Often, hybrid and alternative fuel drivers devote hours of research before purchasing or leasing their eco-fuel sipper. But when it comes time to replace the original tires, they generally take the easier path. They follow the tire shop’s recommendations, slap on the new tires, and they are back to slowing up traffic in the fast lane. Tires are all the same, after all…or are they?
Before the rubber meets the road, a little extra attention to the details will reap the rewards of low rolling resistance, better traction, improved handling, longevity and, potentially, an increase in fuel economy. Check out our review of the Michelin Energy Saver All-Season tires to see if they are the best tires for your hybrid or EV.
What is the Structure of Michelin Energy Saver Tires?
The overall design goal of the Energy Saver All-Season tire is to maximize fuel economy without compromising tread life or safety.
Michelin’s Energy Saver construction—plus a unique silica-based tread compound—keep the tire running cooler to try and achieve better fuel efficiency. The tread design is symmetric and features a siped, independent tread block. This pattern is responsible for the Energy Saver’s predictable handling, max stopping performance, and traction on dry or wet surfaces.
When the roads become soaked with rain, circumferential and lateral grooves direct water through the tread design to enhance wet traction and resist hydroplaning.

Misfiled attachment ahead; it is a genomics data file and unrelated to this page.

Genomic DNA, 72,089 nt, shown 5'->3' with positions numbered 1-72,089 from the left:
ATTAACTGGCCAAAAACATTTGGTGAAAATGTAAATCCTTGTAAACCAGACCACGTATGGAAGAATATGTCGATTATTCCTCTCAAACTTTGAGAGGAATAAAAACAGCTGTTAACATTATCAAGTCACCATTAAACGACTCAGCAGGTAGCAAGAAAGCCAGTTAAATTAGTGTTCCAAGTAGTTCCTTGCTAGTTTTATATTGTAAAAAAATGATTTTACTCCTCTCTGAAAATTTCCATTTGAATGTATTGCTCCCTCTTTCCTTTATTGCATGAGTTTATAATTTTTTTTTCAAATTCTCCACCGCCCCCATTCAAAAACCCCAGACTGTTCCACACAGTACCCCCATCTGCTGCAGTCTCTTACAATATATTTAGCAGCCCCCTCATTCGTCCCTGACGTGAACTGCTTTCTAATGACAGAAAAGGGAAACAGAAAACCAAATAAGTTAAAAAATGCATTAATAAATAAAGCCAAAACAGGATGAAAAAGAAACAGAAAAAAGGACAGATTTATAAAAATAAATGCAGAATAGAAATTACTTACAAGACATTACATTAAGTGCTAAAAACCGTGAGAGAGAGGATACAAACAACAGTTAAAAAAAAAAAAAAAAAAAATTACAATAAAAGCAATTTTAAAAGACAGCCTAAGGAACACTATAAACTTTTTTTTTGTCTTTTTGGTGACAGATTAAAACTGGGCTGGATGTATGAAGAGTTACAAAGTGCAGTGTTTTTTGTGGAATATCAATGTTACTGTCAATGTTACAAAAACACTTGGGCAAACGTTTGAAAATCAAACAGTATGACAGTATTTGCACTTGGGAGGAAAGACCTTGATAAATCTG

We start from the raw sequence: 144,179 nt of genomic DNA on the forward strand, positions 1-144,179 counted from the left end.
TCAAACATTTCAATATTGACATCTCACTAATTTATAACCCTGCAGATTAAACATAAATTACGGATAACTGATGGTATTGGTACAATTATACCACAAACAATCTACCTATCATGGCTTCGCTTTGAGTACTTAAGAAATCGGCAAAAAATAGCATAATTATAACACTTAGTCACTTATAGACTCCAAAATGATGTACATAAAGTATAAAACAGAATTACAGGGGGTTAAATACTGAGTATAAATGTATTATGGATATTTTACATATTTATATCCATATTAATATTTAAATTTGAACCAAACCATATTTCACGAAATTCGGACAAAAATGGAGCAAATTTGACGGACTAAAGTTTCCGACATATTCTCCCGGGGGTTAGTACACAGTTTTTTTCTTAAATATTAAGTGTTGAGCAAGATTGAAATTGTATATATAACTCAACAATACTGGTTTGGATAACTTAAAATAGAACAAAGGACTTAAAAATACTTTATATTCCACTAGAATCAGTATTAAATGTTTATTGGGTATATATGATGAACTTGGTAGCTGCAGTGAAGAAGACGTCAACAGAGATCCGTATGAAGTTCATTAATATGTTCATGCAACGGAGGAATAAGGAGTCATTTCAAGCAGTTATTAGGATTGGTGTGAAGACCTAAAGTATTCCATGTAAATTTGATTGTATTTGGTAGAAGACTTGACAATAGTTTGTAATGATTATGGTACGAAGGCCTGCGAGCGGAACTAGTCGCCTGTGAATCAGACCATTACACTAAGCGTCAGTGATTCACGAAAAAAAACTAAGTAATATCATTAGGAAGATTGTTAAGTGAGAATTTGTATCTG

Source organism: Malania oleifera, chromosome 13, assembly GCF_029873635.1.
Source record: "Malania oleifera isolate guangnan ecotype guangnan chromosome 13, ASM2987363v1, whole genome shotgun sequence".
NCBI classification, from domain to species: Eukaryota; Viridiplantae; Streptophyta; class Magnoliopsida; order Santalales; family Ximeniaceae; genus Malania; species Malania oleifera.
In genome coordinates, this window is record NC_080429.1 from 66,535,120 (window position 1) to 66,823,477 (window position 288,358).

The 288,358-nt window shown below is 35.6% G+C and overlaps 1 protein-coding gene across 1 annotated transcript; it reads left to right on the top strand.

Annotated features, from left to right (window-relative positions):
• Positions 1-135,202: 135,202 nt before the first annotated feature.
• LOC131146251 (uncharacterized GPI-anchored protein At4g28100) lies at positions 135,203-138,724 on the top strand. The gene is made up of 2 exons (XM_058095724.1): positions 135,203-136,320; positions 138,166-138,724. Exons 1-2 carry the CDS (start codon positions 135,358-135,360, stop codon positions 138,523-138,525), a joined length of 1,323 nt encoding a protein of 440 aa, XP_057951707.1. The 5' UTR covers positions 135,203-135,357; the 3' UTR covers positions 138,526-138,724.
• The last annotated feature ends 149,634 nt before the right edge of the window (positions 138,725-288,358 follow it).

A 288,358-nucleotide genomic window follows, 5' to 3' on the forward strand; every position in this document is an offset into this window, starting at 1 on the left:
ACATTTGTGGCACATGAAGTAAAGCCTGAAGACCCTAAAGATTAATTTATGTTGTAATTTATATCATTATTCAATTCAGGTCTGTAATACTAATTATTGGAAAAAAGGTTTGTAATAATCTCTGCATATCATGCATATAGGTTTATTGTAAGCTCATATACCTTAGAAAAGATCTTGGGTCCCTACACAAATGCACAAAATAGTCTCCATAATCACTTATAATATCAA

Michelin’s Comfort Control Technology reduces vibration and road noise. The internal structure of the tire includes twin steel belts reinforced by spirally wrapped polyamide on top of a polyester cord casing to bring together strength, comfort, and efficiency.
First and Long-Term Impressions
For this long-term test, Michelin sent us a set of their Energy Saver tires to replace the Bridgestone Ecopia tires on our 2011 Toyota Prius. Even though the outgoing tires had a little more than 30,000 miles, they still had lots of tread life left in them. Unfortunately, they were cupped and howled horribly at anything above 40 mph.
Once we got the new set of Michelin tires installed, all that horrible road noise disappeared. Admittedly, the degree of cabin insulation in a third-gen Prius Two has a lot of room for improvement, but it was nice to have the decibel levels brought down to a much more reasonable degree when driving around.
Initial impressions after the first couple hundred miles are pretty close to how Michelin Energy Savers perform after 7,000 miles. Ride quality and comfort are noticeably better over the Bridgestone Ecopia tires. A pleasant surprise was the plush ride—not squishy—courtesy of the tire’s sidewall construction.
We discovered that the Energy Saver All-Season tires were introduced to the North America market over nine years ago, but they are still a top choice for compact sedans and cars geared towards high fuel economy. In our case, the average mpg improved one mpg since changing over to the Michelins.
The Michelin Energy Saver All-Season tire has proven itself by delivering remarkable fuel efficiency and reliable traction without compromising comfort or road noise. After five months and 7,000 miles, we are impressed by the tire’s quiet, long-lasting ride backed by a 50,000-mile treadwear warranty. Low rolling resistance, superb dry traction, and a quiet, plush ride all come together to make it one of the top picks in the premium touring market.
We’ll follow up with another report after 15,000 miles of driving and how the tires fare in California’s rainy season. Stay tuned to TFLcar.com for more updates!
Groove Depth Chart
|Date||Miles||1 (outer)||2||3||4 (inner)|
|5/15/2018||400||8/32 inch||9/32 inch||8/32 inch||8/32 inch|
|9/15/2018||7,100||7/32 inch||8/32 inch||8/32 inch||8/32 inch|